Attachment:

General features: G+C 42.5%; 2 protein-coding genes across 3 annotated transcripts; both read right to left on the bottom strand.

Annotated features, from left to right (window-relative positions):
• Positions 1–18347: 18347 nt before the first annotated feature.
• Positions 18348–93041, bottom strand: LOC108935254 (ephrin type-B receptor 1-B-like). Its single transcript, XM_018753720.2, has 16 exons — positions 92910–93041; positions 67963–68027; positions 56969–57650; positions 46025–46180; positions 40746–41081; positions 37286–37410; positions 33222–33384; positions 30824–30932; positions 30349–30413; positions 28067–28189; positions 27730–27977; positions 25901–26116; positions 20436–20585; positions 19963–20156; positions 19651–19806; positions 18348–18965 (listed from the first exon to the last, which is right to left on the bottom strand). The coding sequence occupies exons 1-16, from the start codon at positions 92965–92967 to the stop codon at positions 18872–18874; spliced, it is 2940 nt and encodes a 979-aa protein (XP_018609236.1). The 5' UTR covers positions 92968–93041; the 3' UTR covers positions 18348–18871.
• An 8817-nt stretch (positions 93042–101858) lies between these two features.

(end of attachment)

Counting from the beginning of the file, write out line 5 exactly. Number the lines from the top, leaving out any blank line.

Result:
• An 8817-nt stretch (positions 93042–101858) lies between these two features.